The increase can be partially explained in 2012, when the American Society for Reproductive Medicine lifted the “experimental” designation after advances in freezing technology led to eggs getting a much better chance of viability after being thawed. Media coverage of technology companies offering egg freezing as an employee benefit and celebrities talking about their own frozen eggs raised awareness of the option. As did companies like EggBanxx, a financial services firm offering loans for egg freezing, which drew attention for holding egg-freezing “parties”.


Research into this sort of “social egg freezing” suggests women are perhaps taking this costly gamble due to factors that go deeper than simply wanting to focus on their careers. Unpublished research by Yale University anthropologist Marcia Inhorn found 90% of the 150 American women she interviewed as part of a study on egg freezing cited an ongoing search for a partner as their main reason for choosing the procedure. Zeynep Gurtin, a visiting researcher with the University of Cambridge, has claimed there is a similar phenomenon in the UK.

But what does this mean for women’s finances? Women already earn less than men in nearly all sectors of the economy, and they also own fewer assets such pensions and property. In the US, women hold just 32 cents for every dollar owned by men.

While the number of women who have frozen their eggs is likely to be too small to impact national figures, for individual women, the cost is significant.

Emma Jane, a freelance events planner in London, makes around £55,000 a year and started looking into egg freezing when she was 37, after not having dated anyone seriously for several years. She researched clinics carefully, and was able to do preliminary tests at a clinic that had an offer for an inexpensive consultation – around £200, she recalls.

In November 2017, she retrieved nine eggs at a network of UK clinics known for pioneering mild stimulation techniques, which use fewer drugs and so lowers the cost of the procedure, but also yields fewer eggs. Even so, it still set her back around £5,100 for the procedure, including medication and blood tests.

“It is a lot of money,” says Emma Jane. She’s now planning to undergo a second cycle – doctors recommend women have 20 for the best chance of having a live birth. Storing her eggs will also cost Emma Jane an additional £360 annually, which will set her back thousands if she stores them for the UK’s maximum term of ten years. Then there is the cost of IVF itself, which can run to £5,000 or more for private treatment, if she chooses to use them.

The costs can become astronomical. Emma Jane compares it to “an insurance policy that could be a waste of money, because I might meet a partner and have kids naturally”.

“Even if I met someone tomorrow who was the man of my dreams, it would be a while until we settled down and got married. Then if we chose to have a kid, I’d probably be 40 by then, and if I wanted two kids, I’d probably be in my early 40s.”

But what these women are paying for is still just a sliver of hope. The technology is not guaranteed to work, since the majority of IVF cycles end in failure – only a fifth are successful – and there is always the chance that the frozen eggs might not survive the thawing process, or could have chromosomal abnormalities.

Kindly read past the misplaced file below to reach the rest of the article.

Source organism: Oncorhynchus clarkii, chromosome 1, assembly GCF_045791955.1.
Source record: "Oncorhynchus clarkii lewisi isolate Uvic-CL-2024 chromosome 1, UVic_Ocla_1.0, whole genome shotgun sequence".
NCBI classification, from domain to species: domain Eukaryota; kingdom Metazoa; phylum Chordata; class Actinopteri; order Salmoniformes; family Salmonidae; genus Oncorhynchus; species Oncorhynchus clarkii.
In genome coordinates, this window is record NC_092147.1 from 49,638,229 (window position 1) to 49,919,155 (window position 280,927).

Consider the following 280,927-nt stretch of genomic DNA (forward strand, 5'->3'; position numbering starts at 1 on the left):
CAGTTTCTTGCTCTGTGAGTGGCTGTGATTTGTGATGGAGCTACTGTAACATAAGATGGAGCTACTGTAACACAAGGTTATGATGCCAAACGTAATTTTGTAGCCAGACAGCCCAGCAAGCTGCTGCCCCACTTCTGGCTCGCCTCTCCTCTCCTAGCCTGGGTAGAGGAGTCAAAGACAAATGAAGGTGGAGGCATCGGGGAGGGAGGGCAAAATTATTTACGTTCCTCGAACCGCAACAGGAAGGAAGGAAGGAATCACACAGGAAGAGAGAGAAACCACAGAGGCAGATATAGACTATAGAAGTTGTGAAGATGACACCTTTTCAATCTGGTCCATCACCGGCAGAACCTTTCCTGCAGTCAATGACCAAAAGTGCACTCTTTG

Helaine Olen, a personal finance writer and author of personal finance book Pound Foolish, questions why so much money is pouring into an industry that still has low success rates. “This is about American women getting sold on a less-than-certain technology as a way of addressing greater sociological issues,” argues Olen.

And for most women, they hope they will meet a partner and get pregnant the old-fashioned (and free) way, and therefore never having to use their frozen eggs at all.

Tiffany Murray, now 40, froze her eggs when she was 34 after having limited success with dating in Washington, DC. Rather than be pushed into a relationship that wasn’t right by the desire to have children before it was too late, she chose to freeze her eggs. Her parents paid for the procedure as a Christmas gift.

Four years later, however, she met her now-husband and they conceived naturally shortly after they were married. She still pays to keep her 14 frozen eggs stored in case they have trouble conceiving a second time; in the six years since she froze, the annual storage fee has risen from $350 to $600.

At that price, jokes Murray, it feels a little like her “eggs are being held to ransom”.

Despite the high cost of retrieving 30 of her eggs and the $1,000-a-year storage fees, Nadine feels she made the right choice. She even encourages friends to consider freezing their own eggs. 

“There’s a little bit of anger surrounding the finances,” she says, but she adds that she does not regret making the investment in her future.

“Now I have 30 kids on the Upper West Side that I pay $1,000 a year for,” she adds with a laugh. Or at least she might have, if she ever chooses to cash in her fertility insurance policy.


* Nadine's name has been changed to protect her identity. Emma Jane asked not to give her full name for this article also to protect her identity.